December is usually a nervy time for managers and coaches of under-performing football teams across Europe, as club owners ponder decisive changes ahead of the new transfer window.
While most sackings tend to come at smaller sides struggling to keep their place in the top divisions, the past few days’ machinations have involved some of the biggest names in the game.
First, English Premier League champion Chelsea axed Jose Mourinho on Thursday, and replaced him with Guus Hiddink as interim manager on Saturday.
On Sunday, German titleholder Bayern Munich announced that its former Barcelona coach Pep Guardiola will stand down at the end of this season and be replaced by Carlo Ancelotti, who has won a legion of trophies at AC Milan, Real Madrid, Juventus, Paris Saint-Germain and Chelsea.
Guardiola, already the highest-paid coach in football, was reportedly offered a new deal by Bayern worth €20 million ($21.7 million) per year.
“Carlo is a calm, balanced expert, who knows how to deal with stars and favors a multifaceted style of play — we were looking for this, and we have found it,” Bayern chairman Karl-Heinz Rummenigge said in a statement.
Ancelotti, 56, has been out of work since being rewarded with the sack after ending Real Madrid’s long wait for a 10th European crown in 2014.
He has agreed a three-year contract to take over from Guardiola, who won the German Bundesliga title in his first two seasons at Bayern and has taken the Bavarians to an eight-point lead heading into the winter break following Saturday’s 1-0 win at Hannover.
“We are grateful to Pep Guardiola for everything he has given our club since 2013. I am convinced that Pep and our team will now work even more intensively towards achieving our major sporting goals — especially as it is now confirmed that Pep is to leave FC Bayern,” Rummenigge added.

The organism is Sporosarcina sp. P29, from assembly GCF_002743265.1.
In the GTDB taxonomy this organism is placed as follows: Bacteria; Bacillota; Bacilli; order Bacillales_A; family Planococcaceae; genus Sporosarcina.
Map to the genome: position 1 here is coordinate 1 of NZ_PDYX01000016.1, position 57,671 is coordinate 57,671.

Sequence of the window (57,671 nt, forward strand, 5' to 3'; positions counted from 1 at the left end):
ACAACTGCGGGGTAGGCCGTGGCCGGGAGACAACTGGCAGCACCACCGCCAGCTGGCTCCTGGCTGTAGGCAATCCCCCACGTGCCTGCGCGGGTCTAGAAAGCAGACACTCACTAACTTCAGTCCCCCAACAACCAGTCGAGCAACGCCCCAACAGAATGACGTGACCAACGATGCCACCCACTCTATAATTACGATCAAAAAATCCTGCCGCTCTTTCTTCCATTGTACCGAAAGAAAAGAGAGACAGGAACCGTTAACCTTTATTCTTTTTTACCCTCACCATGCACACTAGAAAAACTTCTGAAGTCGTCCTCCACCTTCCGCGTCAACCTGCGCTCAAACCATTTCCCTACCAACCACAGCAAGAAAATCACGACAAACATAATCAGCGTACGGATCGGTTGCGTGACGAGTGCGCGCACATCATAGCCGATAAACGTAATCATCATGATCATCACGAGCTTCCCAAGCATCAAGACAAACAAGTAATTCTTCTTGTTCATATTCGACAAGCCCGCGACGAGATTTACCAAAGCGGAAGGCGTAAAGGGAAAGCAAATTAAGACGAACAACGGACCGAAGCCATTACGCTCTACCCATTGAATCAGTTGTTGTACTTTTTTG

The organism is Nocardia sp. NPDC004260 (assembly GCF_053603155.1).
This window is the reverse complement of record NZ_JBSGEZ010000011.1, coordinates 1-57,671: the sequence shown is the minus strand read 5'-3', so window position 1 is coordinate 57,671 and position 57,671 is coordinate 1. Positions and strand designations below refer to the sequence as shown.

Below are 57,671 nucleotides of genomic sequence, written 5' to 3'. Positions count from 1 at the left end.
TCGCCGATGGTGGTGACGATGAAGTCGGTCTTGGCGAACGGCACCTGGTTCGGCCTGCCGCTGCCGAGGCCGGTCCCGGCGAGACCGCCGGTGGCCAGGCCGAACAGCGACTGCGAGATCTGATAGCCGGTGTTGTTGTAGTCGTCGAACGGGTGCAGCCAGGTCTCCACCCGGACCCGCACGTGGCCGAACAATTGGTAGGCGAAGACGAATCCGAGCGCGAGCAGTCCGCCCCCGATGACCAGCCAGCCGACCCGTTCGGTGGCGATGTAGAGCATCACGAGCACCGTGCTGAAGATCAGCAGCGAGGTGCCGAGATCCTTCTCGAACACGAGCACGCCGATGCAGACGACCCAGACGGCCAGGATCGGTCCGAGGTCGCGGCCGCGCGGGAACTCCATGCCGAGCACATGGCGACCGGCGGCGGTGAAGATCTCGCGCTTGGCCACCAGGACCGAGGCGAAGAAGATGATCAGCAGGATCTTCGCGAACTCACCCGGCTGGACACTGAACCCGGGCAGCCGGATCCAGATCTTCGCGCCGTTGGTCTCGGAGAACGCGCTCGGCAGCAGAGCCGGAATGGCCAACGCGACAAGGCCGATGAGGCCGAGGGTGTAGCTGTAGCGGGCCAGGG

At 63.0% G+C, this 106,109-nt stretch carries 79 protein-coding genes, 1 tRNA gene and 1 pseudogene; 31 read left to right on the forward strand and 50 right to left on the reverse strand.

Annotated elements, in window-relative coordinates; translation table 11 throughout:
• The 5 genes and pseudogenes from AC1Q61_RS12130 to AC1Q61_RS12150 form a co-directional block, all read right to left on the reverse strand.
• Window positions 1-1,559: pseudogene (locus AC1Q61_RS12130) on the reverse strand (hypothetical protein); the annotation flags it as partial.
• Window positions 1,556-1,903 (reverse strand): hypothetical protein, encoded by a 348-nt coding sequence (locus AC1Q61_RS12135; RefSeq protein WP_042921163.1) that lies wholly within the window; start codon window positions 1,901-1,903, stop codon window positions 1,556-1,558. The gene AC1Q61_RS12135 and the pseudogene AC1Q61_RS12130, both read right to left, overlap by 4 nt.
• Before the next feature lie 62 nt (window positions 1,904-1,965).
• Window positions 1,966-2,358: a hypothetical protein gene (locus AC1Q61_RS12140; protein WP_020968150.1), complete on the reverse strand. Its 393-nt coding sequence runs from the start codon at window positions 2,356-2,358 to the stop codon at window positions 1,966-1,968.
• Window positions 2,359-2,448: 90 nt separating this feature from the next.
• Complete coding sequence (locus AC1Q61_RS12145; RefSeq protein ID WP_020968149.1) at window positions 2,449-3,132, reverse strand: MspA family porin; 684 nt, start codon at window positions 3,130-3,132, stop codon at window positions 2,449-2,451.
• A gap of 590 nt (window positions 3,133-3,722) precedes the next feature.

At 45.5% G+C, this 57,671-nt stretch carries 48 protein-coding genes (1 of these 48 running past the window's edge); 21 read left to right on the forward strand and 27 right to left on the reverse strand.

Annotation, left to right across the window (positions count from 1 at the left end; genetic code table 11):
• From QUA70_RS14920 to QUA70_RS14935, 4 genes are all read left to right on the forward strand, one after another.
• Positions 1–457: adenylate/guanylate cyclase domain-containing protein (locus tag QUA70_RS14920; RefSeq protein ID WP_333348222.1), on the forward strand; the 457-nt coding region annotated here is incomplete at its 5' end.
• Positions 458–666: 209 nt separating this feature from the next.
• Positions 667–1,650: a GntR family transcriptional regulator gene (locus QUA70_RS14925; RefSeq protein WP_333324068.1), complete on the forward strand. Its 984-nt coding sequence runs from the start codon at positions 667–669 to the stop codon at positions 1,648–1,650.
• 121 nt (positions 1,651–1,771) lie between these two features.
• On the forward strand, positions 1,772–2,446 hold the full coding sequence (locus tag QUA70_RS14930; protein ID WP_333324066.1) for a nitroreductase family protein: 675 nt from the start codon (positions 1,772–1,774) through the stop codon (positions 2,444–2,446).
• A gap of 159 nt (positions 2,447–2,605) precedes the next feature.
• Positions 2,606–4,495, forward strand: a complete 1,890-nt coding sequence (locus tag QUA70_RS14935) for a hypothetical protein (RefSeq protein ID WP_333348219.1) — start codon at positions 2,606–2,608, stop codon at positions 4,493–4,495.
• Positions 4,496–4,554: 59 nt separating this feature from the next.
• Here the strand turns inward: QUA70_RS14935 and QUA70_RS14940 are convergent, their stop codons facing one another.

The most obvious item on the Spaniard’s agenda will be Champions League glory. He has suffered crushing semifinal defeats in the past two seasons against the teams that went on to lift the trophy, Real and Barcelona.
Bayern won Europe’s top competition the season before he arrived, under Jupp Heynckes, so his tenure will be judged under those formidable expectations.
Bayern next faces last season’s runner-up Juventus in the last 16, with the first leg on February 23.
Guardiola, who in December 2009 guided Barcelona to its sixth trophy of that calendar year with success at the Club World Cup, is widely tipped to join one of England’s top clubs.
The 44-year-old was courted by Manchester City before he took the Bayern job, while Chelsea — whose billionaire owner Roman Abramovich has long been an admirer — will be looking to make a full-time appointment when Hiddink’s second stint as interim manager finishes at the end of this season.
Manchester United could also be in the market, with Louis van Gaal under increasing pressure to keep his job.
The veteran Dutchman is contracted until the end of 2016-17, but he has won few fans with United’s staid style of play.
Saturday’s 2-1 defeat at home to lowly Norwich meant the 20-time English champion dropped out of the top four in the EPL table, having exited the Champions League this month at the group stage.
Meanwhile, Barcelona won the Club World Cup for the third time Sunday, beating Argentina’s River Plate 3-0 in the final in Yokohama, Japan.
Lionel Messi and Neymar returned after missing the semifinal, and combined with fellow South American striking star Luis Suarez to add to the Spanish club’s 2009 and 2011 successes.
Suarez followed up his hat-trick against China’s Guangzhou Evergrande with two more goals, while Neymar had two assists including Messi’s opener.